‘TWAS THE BITE BEFORE CHRISTMAS: AN ANDY CARPENTER MYSTERY by David Rosenfelt; Minotaur Books, 2023; 295 pages, $26; ISBN 978-1-250-82884-2.


‘Tis the season to be jolly, and there’s nothing like a Christmas story full of gangsters, killers, double-cross and multiple murders to put a smile on Santa’s bewhiskered face.

Damariscotta author David Rosenfelt is just the writer to tell this exciting tale of holiday mayhem and courtroom antics, featuring reluctant criminal defense attorney Andy Carpenter. This is Shamus Award-winning Rosenfelt’s 25th Andy Carpenter mystery, always a delightful, entertaining blend of suspense, action and humor.

It’s the holiday season and Andy is not in a good mood. He doesn’t like Christmas and cares even less for legal work of any kind which is why he has no clients. The only person in his law firm who works even less is his office manager, who doesn’t bother to come to work at all.
Andy is a soft touch for accused murderers who he thinks might be innocent, and that includes Derek Moore.

Moore is pulled out of Andy’s annual Christmas party by the cops and arrested for the murder of a New Jersey gang boss. Then Andy learns that Derek Moore isn’t his real name and that his background history is very unpleasant. Andy, however, trusts his instinct (which he admits is usually wrong) and decides to defend his friend. Andy’s problems:  big motive, no alibi, damning evidence of guilt, and too many questions about his client’s checkered past. The prosecution has a solid case. Andy has nothing.

Add more murders, scheming, double-crossing crime bosses, an elaborate conspiracy of deadly proportions, a prosecutor and trial judge who both dislike Andy (no surprise there), a puzzling anonymous tip, and a police dog who likes to chew on people, and Rosenfelt has created another great holiday mystery.



THE MAINE ROADSHOW:  A ROADSIDE TOUR OF THE STATE’S HISTORY, CULTURE, FOOD, FUNK & ODDITIES by Tim O’Brien; Casa Flamingo Literary Arts, 2023; 120 pages, $29.99; ISBN 978-1-7368999-4-6.

Belgrade writer and photographer Tim O’Brien is curious about a lot of things, like where is Maine’s Sardine Museum and who invented the doughnut hole. He is so curious, in fact, that he spent five years and drove 5,000 miles around Maine to find these answers and hundreds of other interesting factoids about Maine.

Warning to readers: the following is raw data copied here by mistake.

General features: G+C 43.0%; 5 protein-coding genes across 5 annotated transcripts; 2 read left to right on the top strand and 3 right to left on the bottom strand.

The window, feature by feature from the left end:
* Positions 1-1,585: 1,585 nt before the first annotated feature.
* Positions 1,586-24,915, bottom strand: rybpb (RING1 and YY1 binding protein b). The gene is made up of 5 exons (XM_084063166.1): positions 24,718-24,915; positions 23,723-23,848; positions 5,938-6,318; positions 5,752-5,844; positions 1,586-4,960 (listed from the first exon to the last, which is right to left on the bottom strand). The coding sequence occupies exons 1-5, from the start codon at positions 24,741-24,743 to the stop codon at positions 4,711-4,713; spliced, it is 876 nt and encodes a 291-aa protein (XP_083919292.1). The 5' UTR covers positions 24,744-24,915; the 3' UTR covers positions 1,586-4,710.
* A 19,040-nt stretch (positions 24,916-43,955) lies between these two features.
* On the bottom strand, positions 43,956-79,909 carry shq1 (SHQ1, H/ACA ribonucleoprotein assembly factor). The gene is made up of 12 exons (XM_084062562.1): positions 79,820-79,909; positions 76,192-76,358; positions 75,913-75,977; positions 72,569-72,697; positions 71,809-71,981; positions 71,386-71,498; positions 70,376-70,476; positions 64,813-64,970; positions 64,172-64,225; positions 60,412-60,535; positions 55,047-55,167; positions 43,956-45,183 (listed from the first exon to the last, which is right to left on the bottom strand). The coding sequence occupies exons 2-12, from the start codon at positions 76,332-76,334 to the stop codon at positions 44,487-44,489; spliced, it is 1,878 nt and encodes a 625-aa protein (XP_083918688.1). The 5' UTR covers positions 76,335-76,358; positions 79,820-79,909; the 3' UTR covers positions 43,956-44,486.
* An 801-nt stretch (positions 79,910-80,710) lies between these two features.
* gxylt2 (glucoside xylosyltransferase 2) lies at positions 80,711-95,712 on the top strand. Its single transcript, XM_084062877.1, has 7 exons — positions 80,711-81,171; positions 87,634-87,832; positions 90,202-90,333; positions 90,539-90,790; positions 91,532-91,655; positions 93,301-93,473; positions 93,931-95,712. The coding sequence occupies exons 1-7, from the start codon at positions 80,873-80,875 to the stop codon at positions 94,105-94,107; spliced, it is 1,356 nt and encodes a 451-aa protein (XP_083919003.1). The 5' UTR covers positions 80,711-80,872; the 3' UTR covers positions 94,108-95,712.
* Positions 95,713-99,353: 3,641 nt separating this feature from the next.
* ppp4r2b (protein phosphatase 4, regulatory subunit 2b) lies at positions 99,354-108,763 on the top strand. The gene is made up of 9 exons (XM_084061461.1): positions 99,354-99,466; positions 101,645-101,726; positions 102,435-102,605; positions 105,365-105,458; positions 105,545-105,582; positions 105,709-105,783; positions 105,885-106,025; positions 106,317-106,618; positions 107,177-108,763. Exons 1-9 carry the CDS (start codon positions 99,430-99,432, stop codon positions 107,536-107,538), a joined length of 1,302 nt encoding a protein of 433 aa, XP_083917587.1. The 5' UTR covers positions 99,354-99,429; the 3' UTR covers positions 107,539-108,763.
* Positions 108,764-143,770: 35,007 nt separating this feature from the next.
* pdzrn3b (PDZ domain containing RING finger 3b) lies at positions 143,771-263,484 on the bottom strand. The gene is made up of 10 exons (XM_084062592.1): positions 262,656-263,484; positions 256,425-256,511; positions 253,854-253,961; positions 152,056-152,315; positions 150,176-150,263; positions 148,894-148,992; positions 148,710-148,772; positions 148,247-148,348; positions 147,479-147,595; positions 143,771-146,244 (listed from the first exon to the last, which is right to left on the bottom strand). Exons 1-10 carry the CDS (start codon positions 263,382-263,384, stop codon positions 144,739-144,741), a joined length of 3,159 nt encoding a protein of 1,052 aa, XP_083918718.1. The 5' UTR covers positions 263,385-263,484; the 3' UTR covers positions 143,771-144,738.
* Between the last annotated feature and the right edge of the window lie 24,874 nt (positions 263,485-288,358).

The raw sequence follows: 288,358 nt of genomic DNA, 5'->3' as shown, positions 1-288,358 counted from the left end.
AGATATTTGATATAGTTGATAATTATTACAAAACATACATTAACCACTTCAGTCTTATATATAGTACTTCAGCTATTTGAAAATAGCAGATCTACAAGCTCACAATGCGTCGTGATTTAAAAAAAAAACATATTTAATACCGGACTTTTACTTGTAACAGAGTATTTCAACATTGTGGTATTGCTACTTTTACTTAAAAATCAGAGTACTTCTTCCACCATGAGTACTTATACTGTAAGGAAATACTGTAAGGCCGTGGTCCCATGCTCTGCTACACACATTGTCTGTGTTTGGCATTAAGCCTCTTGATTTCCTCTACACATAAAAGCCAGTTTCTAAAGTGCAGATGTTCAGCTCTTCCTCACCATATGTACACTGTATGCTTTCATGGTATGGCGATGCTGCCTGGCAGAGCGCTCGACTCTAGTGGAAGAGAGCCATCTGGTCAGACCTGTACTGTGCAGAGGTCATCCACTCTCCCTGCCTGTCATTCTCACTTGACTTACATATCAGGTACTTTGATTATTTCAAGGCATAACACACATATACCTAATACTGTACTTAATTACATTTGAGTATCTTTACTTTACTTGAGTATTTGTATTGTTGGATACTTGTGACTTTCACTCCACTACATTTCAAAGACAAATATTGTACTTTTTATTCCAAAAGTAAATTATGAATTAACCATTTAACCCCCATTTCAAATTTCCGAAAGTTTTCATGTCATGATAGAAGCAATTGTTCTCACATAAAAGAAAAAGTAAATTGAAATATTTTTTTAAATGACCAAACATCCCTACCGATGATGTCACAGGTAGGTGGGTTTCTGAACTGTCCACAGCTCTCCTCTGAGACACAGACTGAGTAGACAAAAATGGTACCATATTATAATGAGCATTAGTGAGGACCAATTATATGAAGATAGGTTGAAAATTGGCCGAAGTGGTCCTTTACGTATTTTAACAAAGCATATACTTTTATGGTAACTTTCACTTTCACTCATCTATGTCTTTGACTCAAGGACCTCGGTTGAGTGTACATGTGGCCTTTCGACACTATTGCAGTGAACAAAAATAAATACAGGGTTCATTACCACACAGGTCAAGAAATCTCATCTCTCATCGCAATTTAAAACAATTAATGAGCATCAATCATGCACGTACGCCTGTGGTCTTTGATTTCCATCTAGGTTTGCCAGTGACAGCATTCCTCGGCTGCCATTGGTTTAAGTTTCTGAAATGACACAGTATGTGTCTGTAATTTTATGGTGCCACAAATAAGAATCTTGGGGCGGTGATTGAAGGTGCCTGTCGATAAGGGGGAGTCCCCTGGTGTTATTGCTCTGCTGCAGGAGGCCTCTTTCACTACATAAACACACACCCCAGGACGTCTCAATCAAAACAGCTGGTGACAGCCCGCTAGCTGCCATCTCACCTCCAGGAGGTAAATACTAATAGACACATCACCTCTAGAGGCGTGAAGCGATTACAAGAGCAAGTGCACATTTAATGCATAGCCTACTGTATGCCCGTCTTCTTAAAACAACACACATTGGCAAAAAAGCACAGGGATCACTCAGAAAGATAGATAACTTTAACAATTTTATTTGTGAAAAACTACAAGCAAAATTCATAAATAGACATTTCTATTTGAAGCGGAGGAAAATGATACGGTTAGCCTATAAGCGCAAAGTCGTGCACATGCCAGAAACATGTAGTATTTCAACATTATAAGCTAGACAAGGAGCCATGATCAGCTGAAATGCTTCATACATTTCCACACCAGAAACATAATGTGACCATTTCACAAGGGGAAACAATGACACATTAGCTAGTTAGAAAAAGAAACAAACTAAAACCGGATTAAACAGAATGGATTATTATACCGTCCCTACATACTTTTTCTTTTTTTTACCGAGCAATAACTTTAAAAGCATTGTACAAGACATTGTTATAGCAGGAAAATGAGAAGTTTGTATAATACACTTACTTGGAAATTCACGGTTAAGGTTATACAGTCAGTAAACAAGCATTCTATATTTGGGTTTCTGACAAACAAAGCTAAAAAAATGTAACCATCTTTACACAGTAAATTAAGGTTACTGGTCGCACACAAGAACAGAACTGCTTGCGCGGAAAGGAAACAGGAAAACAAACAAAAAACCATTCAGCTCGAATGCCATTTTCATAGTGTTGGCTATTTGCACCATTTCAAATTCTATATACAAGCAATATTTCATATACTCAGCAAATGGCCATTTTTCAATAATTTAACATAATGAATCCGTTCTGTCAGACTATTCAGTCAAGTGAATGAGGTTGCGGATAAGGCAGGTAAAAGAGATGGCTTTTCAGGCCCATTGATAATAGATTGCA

“The Maine Roadshow” is the result of that odyssey, a delightfully funny, quirky and fascinating collection of 450 photos of more than 400 places he personally visited, finding places and things most Mainers never visited or ever heard of. O’Brien has written 18 books about the amusement industry (he has ridden more than 600 roller coasters), which sounds like fun, but actually must be hard work.

The book is divided into eight geographic sections, each featuring unique museums, gardens, stores, festivals, restaurants, diners, lobster and clam shacks, monuments, lighthouses, oddball road signs and some really weird stuff. During his road trip he discovered that Maine has 1,073 traffic signals and he thinks he stopped at every one.

He visited Maine’s smallest lighthouse, discovered that Sears sold mail-order DIY automobiles and houses in the early 1900s, saw Maine’s only statue of a Confederate soldier, and had a tasty treat at Nervous Nellie’s Jams and Jellies.

He sprinkles each section with interesting sidebars, like Maine is the only state with one syllable; Maine is just one of four states that prohibit billboards; and there are 65 Mud Ponds and 21 Lost Lakes (which, of course, aren’t really lost at all). Funny signs also captured his attention, like the Jackman signpost that says “Heaven is here, and hell is everywhere else,” and the sign at Dysart’s truck stop that says “Eat Here, Get Gas.”

Bill Bushnell lives and writes in Harpswell.

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